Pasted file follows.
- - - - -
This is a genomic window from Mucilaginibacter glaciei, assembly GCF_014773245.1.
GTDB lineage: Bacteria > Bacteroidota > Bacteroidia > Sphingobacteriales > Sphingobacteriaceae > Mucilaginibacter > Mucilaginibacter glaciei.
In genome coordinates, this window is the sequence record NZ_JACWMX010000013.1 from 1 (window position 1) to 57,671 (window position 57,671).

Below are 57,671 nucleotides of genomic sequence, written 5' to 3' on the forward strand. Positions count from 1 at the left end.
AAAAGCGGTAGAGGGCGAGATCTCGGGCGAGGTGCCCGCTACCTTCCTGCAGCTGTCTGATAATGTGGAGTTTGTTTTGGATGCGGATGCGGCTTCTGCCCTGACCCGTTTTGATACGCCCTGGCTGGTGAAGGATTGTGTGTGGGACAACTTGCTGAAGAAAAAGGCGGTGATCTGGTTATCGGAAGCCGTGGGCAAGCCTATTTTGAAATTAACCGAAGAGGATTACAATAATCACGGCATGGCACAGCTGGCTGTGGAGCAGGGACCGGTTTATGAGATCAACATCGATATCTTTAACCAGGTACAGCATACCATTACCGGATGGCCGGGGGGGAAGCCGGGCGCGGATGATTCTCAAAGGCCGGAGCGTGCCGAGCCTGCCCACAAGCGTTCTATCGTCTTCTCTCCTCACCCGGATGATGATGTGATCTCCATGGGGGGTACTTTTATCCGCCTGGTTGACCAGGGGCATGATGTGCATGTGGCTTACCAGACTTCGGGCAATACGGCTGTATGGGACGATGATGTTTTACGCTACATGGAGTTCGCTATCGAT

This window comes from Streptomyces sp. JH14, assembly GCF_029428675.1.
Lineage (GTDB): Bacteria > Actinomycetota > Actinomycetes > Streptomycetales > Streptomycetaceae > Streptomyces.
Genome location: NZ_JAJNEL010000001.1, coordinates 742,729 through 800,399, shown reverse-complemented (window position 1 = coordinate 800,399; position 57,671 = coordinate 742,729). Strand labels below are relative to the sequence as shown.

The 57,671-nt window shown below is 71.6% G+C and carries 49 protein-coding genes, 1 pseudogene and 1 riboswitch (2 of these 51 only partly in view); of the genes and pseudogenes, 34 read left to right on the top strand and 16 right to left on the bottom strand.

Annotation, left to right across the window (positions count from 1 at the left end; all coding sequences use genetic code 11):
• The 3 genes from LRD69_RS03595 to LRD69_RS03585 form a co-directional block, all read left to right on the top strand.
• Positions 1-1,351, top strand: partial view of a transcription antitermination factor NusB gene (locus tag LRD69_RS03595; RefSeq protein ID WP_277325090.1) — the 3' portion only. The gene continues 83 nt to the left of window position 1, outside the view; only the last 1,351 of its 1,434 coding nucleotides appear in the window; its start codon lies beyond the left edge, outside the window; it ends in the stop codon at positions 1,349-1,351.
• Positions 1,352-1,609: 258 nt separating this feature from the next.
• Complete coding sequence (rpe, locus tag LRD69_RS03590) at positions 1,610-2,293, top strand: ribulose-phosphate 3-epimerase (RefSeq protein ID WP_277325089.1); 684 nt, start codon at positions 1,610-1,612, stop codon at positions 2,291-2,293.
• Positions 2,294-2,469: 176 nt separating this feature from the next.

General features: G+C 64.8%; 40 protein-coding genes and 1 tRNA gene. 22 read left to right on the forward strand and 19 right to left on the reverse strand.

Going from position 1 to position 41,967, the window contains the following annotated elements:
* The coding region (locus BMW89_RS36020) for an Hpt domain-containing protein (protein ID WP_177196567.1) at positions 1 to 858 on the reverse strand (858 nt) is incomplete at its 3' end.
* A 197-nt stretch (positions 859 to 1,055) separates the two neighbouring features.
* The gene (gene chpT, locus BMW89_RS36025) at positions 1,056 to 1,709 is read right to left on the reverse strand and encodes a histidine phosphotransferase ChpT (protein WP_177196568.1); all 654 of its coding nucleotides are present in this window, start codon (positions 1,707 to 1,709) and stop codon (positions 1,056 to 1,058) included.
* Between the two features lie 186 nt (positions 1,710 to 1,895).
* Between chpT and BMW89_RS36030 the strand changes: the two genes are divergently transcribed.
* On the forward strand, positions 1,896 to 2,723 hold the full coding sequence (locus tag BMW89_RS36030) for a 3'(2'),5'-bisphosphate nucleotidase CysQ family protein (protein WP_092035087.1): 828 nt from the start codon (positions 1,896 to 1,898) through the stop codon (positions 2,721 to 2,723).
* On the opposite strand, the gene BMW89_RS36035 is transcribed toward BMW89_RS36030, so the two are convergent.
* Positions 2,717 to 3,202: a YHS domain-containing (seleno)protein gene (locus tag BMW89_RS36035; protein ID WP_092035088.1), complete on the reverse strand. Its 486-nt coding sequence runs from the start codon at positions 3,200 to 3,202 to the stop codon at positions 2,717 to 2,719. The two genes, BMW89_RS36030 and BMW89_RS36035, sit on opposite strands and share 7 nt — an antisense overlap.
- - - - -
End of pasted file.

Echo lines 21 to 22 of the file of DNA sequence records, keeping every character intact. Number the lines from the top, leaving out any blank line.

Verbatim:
* Between the two features lie 186 nt (positions 1,710 to 1,895).
* Between chpT and BMW89_RS36030 the strand changes: the two genes are divergently transcribed.